HVAC sector has noted that authorities have looked to simplify guidance about measuring the gas as a means to identify poor ventilation rates and where improvements are needed
The Health and Safety Executive (HSE) has updated it guidance on measuring and managing ventilation rates to address the risk of airborne exposure to Covid and other contaminants.
These updates include an effort to simplify guidance on the use of CO2 monitors as a means to identify poor ventilation rates, as well as outlining options on the best means of balancing more passive measures such as window opening during winter months.
ACRIB, a UK-based umbrella body representing the heat pump, air conditioning and refrigeration sectors, said the revised guidance was based on feedback from businesses amidst concern about Covid infection rates.
The UK Government has recently moved to introduce some new restrictions to try and tackle the possible spread of the recently discovered Omicron variant of Covid-19 in the UK over concerns about a higher transmission rate than previously discovered strains. This could also increase scrutiny on the flow of external air into and out of buildings to limit build up of coronavirus.
Among the main features of the latest HSE guidance are details of the types of monitors that should be used to measure CO2 and the types of buildings that may be suitable for using these technologies, ACRIB stated.
CO2 is not in itself a measure of coronavirus itself. However, build up of the gas, which is breathed out by people, can indicate that there is a need to improve ventilation and air flow rates in a certain space, the HSE stated.
According to the guidance, non-dispersive infrared (NDIR) CO2 monitors should be considered the most appropriate portable devise to current use in the workplace.
Due to the likelihood of CO2 levels varying across an indoor environment, monitors should be used at heat height and kept away from windows, doors or air supply openings.
The guidance has also noted the best options for making use of monitors in different sized environments. These range from smaller spaces of up to 50 square metres to larger areas over 320 square metres.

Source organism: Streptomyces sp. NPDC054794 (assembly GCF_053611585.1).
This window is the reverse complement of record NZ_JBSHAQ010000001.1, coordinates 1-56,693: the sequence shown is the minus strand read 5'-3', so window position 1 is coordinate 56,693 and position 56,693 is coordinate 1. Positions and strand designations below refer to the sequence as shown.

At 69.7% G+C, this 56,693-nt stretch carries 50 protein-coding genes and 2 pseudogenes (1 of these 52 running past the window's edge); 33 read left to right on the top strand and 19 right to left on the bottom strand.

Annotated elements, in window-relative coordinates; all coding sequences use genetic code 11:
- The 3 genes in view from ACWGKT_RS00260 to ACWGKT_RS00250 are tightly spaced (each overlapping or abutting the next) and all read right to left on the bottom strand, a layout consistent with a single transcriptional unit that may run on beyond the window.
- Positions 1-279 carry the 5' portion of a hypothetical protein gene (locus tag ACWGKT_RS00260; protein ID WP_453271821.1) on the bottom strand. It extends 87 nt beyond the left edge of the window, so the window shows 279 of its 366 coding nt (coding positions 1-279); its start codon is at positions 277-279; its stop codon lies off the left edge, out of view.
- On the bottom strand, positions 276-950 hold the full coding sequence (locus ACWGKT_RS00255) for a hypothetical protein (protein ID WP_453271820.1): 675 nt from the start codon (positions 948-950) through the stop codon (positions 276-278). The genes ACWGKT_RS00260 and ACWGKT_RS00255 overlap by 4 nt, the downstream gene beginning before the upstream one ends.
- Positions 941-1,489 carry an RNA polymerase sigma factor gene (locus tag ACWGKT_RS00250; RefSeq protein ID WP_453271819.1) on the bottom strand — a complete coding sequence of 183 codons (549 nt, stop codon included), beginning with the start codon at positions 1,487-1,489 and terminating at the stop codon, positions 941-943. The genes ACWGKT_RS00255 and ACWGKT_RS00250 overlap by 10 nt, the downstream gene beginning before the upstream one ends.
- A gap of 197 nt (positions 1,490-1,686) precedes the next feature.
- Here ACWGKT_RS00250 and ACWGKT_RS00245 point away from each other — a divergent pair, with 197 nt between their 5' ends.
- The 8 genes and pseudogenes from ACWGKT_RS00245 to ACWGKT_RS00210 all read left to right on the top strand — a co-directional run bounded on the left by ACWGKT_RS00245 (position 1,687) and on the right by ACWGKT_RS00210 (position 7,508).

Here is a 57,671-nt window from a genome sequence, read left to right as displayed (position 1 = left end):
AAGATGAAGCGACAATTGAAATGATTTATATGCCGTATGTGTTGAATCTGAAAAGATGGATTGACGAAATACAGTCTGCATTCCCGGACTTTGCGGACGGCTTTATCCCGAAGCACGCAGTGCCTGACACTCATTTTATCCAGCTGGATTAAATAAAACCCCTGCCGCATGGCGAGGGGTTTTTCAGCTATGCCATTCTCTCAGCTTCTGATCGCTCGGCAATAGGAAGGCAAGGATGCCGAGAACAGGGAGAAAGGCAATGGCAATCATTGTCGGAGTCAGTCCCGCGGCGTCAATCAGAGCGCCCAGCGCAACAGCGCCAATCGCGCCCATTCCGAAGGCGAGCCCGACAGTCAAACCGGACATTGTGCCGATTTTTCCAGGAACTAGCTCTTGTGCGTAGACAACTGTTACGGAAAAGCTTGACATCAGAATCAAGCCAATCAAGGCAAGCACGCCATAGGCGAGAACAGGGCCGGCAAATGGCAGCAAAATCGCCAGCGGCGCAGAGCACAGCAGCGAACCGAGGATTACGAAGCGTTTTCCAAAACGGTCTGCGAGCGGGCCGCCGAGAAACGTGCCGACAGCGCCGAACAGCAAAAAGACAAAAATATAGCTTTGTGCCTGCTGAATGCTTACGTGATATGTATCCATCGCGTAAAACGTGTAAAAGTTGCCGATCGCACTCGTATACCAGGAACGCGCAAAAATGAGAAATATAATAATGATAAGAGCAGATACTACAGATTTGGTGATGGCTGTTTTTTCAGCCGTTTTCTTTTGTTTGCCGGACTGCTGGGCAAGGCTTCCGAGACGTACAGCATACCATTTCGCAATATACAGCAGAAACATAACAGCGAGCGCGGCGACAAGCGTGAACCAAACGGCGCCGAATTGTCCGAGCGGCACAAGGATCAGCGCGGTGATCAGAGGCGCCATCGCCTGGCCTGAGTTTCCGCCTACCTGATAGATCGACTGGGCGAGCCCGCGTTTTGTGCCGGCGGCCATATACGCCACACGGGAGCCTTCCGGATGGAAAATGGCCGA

It is recommended that multiple monitors be considered in larger indoor spaces. However, these monitors are unlikely to give reliable measurements in larger spaces such as retail environments where the number of people present may change constantly over short periods of time, according to the HSE.
ACRIB added that the HSE has also set out recommendations on opening windows as a means to better ventilate workplaces during the winter months when outdoor temperatures will be much lower. It matches guidance that has previously been given to education providers that recommended opening windows in environments where there is insufficient or complete lack of mechanic ventilation. Some providers have raised concerns about the thermal comfort issues this creates.
The HSE backs partially opening windows and doors as one possible means to offer adequate ventilation. Where possible, higher-level windows should be opened, if at all possible, to create fewer direct draughts for occupants.
The HSE added, “If the area is cold, relax dress codes so people can wear extra layers and warmer clothing.”
An H&V News webinar looking at indoor air quality that was held last month saw experts warning that efforts to improve ventilation were being undermined by a lack of holistic understanding of different systems available to control air flow and how they can be used together.
Dr Vina Kukadia, an industry specialist from the University of Surrey’s Global Centre for Clean Air Research, said there was a critical shortfall in both research and understanding across the building engineering sector to understand the complex relationships between internal and external air quality.